Refers to 300 series stainless, the most popular of the stainless alloys accounting for 85% – 90% of stainless fasteners sold. Named for Sir Robert Williams Austen, an English metallurgist, austenitic stainless is a crystal structure formed by heating steel, chromium, and nickel to a high temperature where it forms the characteristics of 300 series stainless steel. An “AUSTENITE” is a molecular structure where 8 atoms of iron surround one atom of carbon, thus limiting the corrosive effects of the carbon. Austenitic fasteners have the highest level of corrosion resistance in the stainless family, cannot be hardened by heat treatment, and are non-magnetic for practical purposes.
The most popular of austenitic grades is known generically as “18-8 stainless” and includes grades 302, 302HQ, 303, 304, 305, and XM-7. Typical industries using 18-8 fasteners include: food, dairy, wine chemical, pulp and paper, pharmaceutical, boating, swimming pool, pollution control, electronic, medical and hospital equipment, computer, textile.
Type 316 stainless has added nickel and especially molybdenum. The molybdenum (called moly) sharply increases corrosion resistance to chlorides and sulfates, including various sulfurous acids in the pulp industry. It has superior tensile strength at high temperatures compared to 18-8. Besides pulp and paper, typical industries using 316 are: photographic and other chemicals, ink, textile, bleach, rubber.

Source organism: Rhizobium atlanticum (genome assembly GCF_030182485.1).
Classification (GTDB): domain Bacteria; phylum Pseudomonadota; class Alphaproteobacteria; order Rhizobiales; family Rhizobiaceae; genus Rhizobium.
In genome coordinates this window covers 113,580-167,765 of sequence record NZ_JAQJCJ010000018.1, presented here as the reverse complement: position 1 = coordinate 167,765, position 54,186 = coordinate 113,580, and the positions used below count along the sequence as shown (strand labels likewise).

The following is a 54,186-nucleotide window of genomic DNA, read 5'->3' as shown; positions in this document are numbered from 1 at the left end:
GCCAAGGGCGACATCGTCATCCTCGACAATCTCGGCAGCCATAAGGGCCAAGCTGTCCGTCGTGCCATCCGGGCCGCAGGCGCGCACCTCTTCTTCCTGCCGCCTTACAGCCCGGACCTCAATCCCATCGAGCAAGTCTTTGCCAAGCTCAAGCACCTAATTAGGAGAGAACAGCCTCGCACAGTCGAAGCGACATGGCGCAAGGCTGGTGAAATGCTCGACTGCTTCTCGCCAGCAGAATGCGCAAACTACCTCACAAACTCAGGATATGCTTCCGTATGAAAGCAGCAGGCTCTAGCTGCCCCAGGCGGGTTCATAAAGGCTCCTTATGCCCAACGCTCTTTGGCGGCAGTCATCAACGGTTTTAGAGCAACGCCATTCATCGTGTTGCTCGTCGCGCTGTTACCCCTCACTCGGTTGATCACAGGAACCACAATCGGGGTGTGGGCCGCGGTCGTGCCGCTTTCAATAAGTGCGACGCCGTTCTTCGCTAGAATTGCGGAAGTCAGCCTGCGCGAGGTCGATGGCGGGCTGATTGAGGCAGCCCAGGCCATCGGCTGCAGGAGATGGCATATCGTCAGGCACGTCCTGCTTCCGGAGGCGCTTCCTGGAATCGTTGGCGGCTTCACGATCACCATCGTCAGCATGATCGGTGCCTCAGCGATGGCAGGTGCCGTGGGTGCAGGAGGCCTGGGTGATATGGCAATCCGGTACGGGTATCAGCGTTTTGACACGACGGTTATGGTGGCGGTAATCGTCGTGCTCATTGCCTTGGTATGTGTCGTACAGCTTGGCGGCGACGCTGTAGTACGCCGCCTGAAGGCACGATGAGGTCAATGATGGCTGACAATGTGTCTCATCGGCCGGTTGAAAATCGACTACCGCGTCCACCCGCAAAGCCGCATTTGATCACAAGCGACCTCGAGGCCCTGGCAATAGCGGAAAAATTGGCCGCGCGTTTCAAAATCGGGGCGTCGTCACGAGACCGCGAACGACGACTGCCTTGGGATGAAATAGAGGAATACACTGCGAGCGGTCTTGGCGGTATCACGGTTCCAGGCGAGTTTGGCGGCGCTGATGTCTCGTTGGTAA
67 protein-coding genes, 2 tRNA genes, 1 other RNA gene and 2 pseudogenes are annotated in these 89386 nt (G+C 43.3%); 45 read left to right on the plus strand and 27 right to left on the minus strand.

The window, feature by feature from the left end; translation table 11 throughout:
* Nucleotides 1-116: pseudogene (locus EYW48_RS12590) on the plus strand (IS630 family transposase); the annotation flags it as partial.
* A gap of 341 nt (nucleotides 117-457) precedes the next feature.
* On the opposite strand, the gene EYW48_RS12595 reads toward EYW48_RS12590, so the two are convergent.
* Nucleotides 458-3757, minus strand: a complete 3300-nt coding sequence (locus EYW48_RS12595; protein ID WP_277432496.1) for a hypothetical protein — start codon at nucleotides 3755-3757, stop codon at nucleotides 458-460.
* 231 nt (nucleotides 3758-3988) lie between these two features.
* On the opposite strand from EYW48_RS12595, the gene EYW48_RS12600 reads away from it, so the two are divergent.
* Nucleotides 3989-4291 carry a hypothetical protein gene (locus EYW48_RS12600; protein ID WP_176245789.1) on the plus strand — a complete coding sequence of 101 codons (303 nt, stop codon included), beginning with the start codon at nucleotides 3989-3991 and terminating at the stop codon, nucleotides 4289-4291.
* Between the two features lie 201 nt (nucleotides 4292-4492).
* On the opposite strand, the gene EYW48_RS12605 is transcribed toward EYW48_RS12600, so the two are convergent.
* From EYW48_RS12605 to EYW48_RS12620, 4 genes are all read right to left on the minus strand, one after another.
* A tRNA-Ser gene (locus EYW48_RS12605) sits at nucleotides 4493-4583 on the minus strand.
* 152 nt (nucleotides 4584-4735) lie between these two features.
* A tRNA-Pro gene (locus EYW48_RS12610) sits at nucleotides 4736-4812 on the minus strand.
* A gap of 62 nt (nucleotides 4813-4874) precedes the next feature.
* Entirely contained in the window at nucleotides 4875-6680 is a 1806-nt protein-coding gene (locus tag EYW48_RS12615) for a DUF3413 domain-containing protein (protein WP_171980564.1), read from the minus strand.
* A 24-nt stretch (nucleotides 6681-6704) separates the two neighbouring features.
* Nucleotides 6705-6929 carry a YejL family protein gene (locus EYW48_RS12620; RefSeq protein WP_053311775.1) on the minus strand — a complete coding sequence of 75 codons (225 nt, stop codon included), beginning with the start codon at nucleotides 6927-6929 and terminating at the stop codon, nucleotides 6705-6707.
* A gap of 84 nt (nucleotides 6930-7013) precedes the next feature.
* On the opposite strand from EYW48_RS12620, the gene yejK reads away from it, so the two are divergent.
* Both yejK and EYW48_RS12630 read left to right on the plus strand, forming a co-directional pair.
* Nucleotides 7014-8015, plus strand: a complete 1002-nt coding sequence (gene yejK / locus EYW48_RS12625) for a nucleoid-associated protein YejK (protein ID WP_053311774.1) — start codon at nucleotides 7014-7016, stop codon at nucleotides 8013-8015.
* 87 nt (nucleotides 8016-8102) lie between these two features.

Exotic metals in the 300 series include 309, 310, 317, 321, and 347. With superior corrosion resistance at elevated temperatures, these metals are used for furnace parts, high temperature containers and processing equipment, aircraft parts such as collector rings, exhaust systems, and equipment for very corrosive compounds of sulfuric, nitric, citric, and lactic acids.